Career Offender from Carlsbad Sentenced to Ten Years for Federal Heroin and Cocaine Trafficking Conviction
ALBUQUERQUE – Sylvester Hall, 55, of Carlsbad, N.M., was sentenced today in federal court in Las Cruces, N.M., to 120 months in prison followed by four years of supervised release for his heroin and crack cocaine trafficking conviction.
Hall, a career offender whose criminal history includes at least three prior drug trafficking convictions, was prosecuted under a federal anti-violence initiative that targets “the worst of the worst” offenders for federal prosecution. Under this initiative, the U.S. Attorney’s Office and federal law enforcement agencies work with New Mexico’s District Attorneys and state, local and tribal law enforcement agencies to target violent or repeat offenders primarily based on their prior criminal convictions for federal prosecution with the goal of removing repeat offenders from communities in New Mexico for as long as possible.
Hall was arrested on March 12, 2015, on a criminal complaint alleging heroin and crack cocaine trafficking offenses. According to the complaint, law enforcement agents located approximately 213.64 grams of heroin, 31.7 grams of crack cocaine, 100.7 grams of marijuana and $15,080.26 in cash inside a storage unit owned by Hall.
Hall was subsequently indicted on July 23, 2015, and charged with possession of heroin and crack cocaine with intent to distribute. According to the indictment, the offenses were committed on Feb. 10, 2015, in Eddy County, N.M. Hall entered a guilty plea to the indictment without the benefit of a plea agreement on Nov. 10, 2016.
This case was investigated by the Pecos Valley Drug Task Force which is comprised of officers from the Eddy County Sheriff’s Office, Carlsbad Police Department and Artesia Police Department and is part of the HIDTA Region VI Drug Task Force. The High Intensity Drug Trafficking Areas (HIDTA) program was created by Congress with the Anti-Drug Abuse Act of 1988. HIDTA is a program of the White House Office of National Drug Control Policy (ONDCP) which provides assistance to federal, state, local and tribal law enforcement agencies operating in areas determined to be critical drug-trafficking regions of the United States and seeks to reduce drug trafficking and production by facilitating coordinated law enforcement activities and information sharing.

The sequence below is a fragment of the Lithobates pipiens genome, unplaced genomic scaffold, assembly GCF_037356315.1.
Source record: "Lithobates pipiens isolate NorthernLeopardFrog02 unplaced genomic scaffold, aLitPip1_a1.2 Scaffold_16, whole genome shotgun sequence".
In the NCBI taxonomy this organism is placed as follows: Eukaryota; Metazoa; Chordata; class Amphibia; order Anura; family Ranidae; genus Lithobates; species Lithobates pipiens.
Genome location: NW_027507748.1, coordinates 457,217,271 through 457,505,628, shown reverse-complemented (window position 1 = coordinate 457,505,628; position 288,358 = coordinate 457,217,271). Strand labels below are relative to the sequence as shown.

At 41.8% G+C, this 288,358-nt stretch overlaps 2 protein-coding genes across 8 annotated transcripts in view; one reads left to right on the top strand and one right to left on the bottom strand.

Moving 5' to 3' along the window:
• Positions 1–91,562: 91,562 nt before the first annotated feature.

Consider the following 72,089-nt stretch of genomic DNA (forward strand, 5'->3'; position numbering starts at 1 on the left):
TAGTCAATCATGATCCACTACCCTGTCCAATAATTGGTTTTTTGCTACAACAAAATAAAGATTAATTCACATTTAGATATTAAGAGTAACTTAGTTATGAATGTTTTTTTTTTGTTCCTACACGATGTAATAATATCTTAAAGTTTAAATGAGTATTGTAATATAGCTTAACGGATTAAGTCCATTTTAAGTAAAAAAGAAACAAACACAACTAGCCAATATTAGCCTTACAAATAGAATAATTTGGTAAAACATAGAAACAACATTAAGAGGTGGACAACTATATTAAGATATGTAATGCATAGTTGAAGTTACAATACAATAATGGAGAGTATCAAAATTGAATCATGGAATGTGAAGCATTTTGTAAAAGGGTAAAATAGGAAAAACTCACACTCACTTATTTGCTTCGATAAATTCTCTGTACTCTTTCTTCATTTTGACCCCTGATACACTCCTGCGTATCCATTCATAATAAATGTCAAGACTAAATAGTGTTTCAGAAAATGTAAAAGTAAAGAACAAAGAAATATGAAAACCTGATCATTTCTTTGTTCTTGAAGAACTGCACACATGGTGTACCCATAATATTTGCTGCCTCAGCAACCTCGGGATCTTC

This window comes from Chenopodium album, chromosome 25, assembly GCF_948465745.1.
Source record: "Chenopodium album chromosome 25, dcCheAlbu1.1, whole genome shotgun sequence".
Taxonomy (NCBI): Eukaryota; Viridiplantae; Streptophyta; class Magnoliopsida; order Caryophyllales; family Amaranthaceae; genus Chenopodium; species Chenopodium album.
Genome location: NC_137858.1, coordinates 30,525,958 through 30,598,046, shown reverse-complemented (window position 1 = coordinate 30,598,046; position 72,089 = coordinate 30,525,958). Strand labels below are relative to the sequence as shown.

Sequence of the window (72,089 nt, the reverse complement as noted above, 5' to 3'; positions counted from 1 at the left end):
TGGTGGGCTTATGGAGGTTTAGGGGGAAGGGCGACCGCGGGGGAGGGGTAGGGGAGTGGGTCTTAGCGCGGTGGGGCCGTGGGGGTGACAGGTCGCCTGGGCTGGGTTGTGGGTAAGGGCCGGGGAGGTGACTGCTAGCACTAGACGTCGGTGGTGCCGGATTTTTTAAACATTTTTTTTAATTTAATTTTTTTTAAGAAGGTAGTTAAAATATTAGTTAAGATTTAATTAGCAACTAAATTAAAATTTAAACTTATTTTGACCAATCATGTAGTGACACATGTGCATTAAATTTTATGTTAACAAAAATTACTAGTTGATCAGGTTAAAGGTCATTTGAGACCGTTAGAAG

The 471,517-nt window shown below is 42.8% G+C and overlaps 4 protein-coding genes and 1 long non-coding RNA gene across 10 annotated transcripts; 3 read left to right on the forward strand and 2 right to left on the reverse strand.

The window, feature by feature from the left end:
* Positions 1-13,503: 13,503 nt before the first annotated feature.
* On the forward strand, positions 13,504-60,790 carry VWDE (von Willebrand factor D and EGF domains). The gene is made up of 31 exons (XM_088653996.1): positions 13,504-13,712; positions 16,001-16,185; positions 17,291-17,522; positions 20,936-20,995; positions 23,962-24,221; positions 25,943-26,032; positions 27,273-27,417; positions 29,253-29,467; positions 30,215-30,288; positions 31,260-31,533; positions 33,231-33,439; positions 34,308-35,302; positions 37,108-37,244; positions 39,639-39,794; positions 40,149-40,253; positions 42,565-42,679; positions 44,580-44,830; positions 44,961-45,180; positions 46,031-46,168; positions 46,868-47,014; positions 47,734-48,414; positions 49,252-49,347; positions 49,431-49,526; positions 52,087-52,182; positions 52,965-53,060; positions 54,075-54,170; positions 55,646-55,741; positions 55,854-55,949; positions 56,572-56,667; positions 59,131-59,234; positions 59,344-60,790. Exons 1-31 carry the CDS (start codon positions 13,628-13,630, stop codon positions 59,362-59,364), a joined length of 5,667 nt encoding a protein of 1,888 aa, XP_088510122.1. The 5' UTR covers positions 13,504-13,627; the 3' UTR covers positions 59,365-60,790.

The case was prosecuted by Assistant U.S. Attorney Maria Y. Armijo of the U.S. Attorney’s Las Cruces Branch Office as part of the New Mexico Heroin and Opioid Prevention and Education (HOPE) Initiative. The HOPE Initiative was launched in January 2015 by the UNM Health Sciences Center and the U.S. Attorney’s Office in response to the national opioid epidemic, which has had a disproportionately devastating impact on New Mexico. Opioid addiction has taken a toll on public safety, public health and the economic viability of our communities. Working in partnership with the DEA, the Bernalillo County Opioid Accountability Initiative, Healing Addiction in our Community (HAC), the Albuquerque Public Schools and other community stakeholders, HOPE’s principal goals are to protect our communities from the dangers associated with heroin and opioid painkillers and reducing the number of opioid-related deaths in New Mexico.
The HOPE Initiative is comprised of five components: (1) prevention and education; (2) treatment; (3) law enforcement; (4) reentry; and (5) strategic planning. HOPE’s law enforcement component is led by the Organized Crime Section of the U.S. Attorney’s Office and the DEA in conjunction with their federal, state, local and tribal law enforcement partners. Targeting members of major heroin and opioid trafficking organizations for investigation and prosecution is a priority of the HOPE Initiative. Learn more about the New Mexico HOPE Initiative at http://www.HopeInitiativeNM.org.
Department of Justice
Office of the U.S. Attorney
District of New Mexico